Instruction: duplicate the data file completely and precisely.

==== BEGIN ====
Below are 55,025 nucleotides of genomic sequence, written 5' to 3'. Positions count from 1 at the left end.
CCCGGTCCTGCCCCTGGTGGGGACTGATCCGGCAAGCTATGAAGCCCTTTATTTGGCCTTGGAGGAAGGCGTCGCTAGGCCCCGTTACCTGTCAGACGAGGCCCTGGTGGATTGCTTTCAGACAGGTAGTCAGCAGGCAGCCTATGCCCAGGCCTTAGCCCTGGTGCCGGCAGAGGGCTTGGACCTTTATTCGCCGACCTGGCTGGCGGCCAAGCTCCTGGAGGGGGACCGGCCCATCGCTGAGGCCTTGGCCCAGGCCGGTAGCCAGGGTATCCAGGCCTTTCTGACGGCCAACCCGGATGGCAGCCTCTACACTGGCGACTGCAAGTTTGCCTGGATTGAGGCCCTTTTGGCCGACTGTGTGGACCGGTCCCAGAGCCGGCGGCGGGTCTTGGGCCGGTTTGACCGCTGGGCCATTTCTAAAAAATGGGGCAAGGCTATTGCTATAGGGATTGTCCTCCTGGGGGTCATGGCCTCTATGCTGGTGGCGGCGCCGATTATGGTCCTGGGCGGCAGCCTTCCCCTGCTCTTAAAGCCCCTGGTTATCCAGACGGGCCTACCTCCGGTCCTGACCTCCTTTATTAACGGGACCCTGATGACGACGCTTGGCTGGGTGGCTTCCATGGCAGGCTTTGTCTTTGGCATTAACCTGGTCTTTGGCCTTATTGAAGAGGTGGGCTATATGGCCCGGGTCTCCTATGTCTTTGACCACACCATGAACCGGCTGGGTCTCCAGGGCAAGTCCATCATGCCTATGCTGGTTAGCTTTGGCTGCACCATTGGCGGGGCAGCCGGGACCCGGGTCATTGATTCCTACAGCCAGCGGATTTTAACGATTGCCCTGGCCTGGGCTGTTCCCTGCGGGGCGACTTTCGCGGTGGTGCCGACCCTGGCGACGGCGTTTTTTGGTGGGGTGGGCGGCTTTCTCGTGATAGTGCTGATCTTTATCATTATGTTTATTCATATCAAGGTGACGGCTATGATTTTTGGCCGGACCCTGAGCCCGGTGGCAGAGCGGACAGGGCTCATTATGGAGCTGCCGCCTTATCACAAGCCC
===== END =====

Below are 55,025 nucleotides of genomic sequence, written 5' to 3'. Positions count from 1 at the left end.
CCCGGTCCTGCCCCTGGTGGGGACTGATCCGGCAAGCTATGAAGCCCTTTATTTGGCCTTGGAGGAAGGCGTCGCTAGGCCCCGTTACCTGTCAGACGAGGCCCTGGTGGATTGCTTTCAGACAGGTAGTCAGCAGGCAGCCTATGCCCAGGCCTTAGCCCTGGTGCCGGCAGAGGGCTTGGACCTTTATTCGCCGACCTGGCTGGCGGCCAAGCTCCTGGAGGGGGACCGGCCCATCGCTGAGGCCTTGGCCCAGGCCGGTAGCCAGGGTATCCAGGCCTTTCTGACGGCCAACCCGGATGGCAGCCTCTACACTGGCGACTGCAAGTTTGCCTGGATTGAGGCCCTTTTGGCCGACTGTGTGGACCGGTCCCAGAGCCGGCGGCGGGTCTTGGGCCGGTTTGACCGCTGGGCCATTTCTAAAAAATGGGGCAAGGCTATTGCTATAGGGATTGTCCTCCTGGGGGTCATGGCCTCTATGCTGGTGGCGGCGCCGATTATGGTCCTGGGCGGCAGCCTTCCCCTGCTCTTAAAGCCCCTGGTTATCCAGACGGGCCTACCTCCGGTCCTGACCTCCTTTATTAACGGGACCCTGATGACGACGCTTGGCTGGGTGGCTTCCATGGCAGGCTTTGTCTTTGGCATTAACCTGGTCTTTGGCCTTATTGAAGAGGTGGGCTATATGGCCCGGGTCTCCTATGTCTTTGACCACACCATGAACCGGCTGGGTCTCCAGGGCAAGTCCATCATGCCTATGCTGGTTAGCTTTGGCTGCACCATTGGCGGGGCAGCCGGGACCCGGGTCATTGATTCCTACAGCCAGCGGATTTTAACGATTGCCCTGGCCTGGGCTGTTCCCTGCGGGGCGACTTTCGCGGTGGTGCCGACCCTGGCGACGGCGTTTTTTGGTGGGGTGGGCGGCTTTCTCGTGATAGTGCTGATCTTTATCATTATGTTTATTCATATCAAGGTGACGGCTATGATTTTTGGCCGGACCCTGAGCCCGGTGGCAGAGCGGACAGGGCTCATTATGGAGCTGCCGCCTTATCACAAGCCC